Mercury control bill wins wide support from lawmakers |

Mercury control bill wins wide support from lawmakers

Chad Lundquist/Nevada Appeal Assemblywoman Sheila Leslie, D-Reno, speaks to Assembly Commerce and Labor Committee on AB115 at the Legislature on Monday. The bill will change the monitoring of mercury released during mining.

Assemblywoman Sheila Leslie, D-Reno, managed Monday to bring parties from the miners to environmentalists together to support legislation tightening controls over mercury emissions from Nevada mines.

AB115 originally drew protests from those groups, but Leslie told the Assembly Commerce and Labor Committee those issues have been resolved by amendments that essentially rewrite the bill.

She said the bill is important because “mercury emissions are of great significance to many Nevadans.” She said they are especially worrisome to workers in Nevada’s gold mining industry. And the state recently issued a warning to people not to eat fish in six different bodies of water in the state – including the Carson River – because of mercury contamination.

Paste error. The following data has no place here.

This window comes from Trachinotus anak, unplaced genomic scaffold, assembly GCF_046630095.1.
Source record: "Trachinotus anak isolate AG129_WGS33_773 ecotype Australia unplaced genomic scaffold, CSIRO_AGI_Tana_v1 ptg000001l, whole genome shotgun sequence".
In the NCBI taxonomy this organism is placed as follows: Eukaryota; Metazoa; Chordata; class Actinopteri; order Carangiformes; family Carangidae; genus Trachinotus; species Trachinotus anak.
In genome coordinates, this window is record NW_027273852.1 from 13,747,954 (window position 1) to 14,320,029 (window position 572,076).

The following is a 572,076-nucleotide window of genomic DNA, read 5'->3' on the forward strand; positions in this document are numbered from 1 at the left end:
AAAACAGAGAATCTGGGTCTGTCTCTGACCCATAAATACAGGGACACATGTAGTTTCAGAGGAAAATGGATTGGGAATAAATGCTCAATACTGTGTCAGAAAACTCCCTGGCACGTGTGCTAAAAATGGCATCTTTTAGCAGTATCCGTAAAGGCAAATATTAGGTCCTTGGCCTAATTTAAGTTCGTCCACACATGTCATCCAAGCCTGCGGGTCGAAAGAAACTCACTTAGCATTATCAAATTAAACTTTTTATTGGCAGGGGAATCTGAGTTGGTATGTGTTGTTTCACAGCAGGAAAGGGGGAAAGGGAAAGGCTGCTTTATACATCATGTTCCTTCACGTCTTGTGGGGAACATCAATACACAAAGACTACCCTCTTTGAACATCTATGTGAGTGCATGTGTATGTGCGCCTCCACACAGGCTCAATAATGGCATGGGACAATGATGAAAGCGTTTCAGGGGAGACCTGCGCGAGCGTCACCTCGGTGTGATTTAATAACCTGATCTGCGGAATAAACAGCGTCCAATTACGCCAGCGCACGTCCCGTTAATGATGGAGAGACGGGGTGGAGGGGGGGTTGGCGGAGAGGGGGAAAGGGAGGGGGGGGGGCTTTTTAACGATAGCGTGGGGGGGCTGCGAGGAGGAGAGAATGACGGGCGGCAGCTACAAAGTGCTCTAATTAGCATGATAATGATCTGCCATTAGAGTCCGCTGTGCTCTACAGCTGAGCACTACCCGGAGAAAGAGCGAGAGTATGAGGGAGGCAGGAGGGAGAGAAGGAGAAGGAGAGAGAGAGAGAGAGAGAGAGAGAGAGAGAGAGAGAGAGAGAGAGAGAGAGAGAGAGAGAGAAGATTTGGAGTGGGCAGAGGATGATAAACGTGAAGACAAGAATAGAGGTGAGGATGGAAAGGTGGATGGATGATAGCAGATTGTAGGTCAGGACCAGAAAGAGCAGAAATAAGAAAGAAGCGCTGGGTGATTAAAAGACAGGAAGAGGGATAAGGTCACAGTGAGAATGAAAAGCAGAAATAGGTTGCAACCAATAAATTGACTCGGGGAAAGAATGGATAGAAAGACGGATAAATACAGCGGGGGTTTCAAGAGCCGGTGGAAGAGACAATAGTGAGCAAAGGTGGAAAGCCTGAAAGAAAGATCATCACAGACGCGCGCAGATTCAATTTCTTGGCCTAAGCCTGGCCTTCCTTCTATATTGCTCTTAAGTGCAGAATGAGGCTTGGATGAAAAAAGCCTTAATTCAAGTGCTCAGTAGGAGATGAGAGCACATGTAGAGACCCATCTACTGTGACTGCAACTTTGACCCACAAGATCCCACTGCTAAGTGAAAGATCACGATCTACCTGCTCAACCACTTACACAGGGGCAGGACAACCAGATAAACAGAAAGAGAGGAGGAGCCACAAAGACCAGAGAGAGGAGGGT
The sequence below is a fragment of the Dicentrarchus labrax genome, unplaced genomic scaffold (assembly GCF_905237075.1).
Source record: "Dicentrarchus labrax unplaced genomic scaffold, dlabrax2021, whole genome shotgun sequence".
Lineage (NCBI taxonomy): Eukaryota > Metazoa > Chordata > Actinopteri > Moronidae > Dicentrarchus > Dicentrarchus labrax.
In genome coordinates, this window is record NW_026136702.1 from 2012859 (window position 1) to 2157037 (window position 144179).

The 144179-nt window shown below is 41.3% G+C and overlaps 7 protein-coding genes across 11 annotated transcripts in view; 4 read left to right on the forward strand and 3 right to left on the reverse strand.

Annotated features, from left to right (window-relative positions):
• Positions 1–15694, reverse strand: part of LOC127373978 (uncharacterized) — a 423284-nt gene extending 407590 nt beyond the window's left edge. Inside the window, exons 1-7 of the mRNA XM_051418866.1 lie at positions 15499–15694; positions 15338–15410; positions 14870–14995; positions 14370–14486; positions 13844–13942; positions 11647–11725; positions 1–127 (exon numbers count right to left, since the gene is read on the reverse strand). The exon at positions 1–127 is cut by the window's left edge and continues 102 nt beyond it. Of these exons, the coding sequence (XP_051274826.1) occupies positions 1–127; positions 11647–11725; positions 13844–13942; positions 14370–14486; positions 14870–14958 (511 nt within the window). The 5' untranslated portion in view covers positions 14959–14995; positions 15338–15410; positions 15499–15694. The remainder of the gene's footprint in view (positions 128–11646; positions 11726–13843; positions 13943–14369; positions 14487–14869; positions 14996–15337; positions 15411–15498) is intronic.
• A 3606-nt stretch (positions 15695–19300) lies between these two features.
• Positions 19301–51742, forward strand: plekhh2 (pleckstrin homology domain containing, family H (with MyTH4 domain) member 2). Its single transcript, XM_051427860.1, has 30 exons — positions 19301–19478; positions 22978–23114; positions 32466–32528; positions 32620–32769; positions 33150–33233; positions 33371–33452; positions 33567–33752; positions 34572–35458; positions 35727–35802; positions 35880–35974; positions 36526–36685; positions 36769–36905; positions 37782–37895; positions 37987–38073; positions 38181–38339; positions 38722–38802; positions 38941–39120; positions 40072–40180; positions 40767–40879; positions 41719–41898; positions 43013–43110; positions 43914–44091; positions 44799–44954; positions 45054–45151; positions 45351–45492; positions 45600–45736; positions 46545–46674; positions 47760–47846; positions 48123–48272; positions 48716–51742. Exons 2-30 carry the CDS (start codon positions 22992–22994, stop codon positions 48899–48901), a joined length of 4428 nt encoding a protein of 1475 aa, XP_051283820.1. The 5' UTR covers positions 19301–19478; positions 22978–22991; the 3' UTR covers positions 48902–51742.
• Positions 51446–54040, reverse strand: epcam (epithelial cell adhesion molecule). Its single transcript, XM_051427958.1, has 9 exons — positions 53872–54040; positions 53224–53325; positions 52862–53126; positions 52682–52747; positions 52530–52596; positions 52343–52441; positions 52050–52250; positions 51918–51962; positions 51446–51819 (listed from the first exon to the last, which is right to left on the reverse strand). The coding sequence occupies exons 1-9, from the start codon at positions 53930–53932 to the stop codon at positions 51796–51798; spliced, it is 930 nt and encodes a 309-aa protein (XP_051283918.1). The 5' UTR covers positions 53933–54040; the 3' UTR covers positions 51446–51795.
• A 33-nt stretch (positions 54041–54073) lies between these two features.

The amended bill provides additional regulations to improve worker health and safety in Nevada mines. It also adds two inspectors to the Division of Mines, who will make unannounced visits to mines in the state to make sure they are following rules designed to prevent mercury spills and emissions both in the water and air.

Russ Fields of the Nevada Mining Association said Nevada’s mercury emissions programs are unique and probably the best in the nation. He said the industry supports the changes in AB115 to improve safety for its workers and reduce the chance of emissions. To that end, he said, they support increasing their own fees to pay for the added inspectors.

Steve Robinson of the governor’s staff said with that support, Gov. Jim Gibbons will also support the legislation. He said the compromise is proof the state “can address environmental concerns and still have a healthy mining industry.”

Kyle Davis, of the Nevada Conservation League, said that organization supports the bill as “something we can all get behind and that will make a difference.”

Even Dan Randolph, of Great Basin Mine Watch, an environmental group working to reduce pollution and other impacts of mining, said the bill is a good compromise and should be supported.

Committee Chairman John Oceguera, D-Henderson, said he will bring the measure to a vote as soon as the amended language is put into the bill.

• Contact reporter Geoff Dornan at or 687-8750.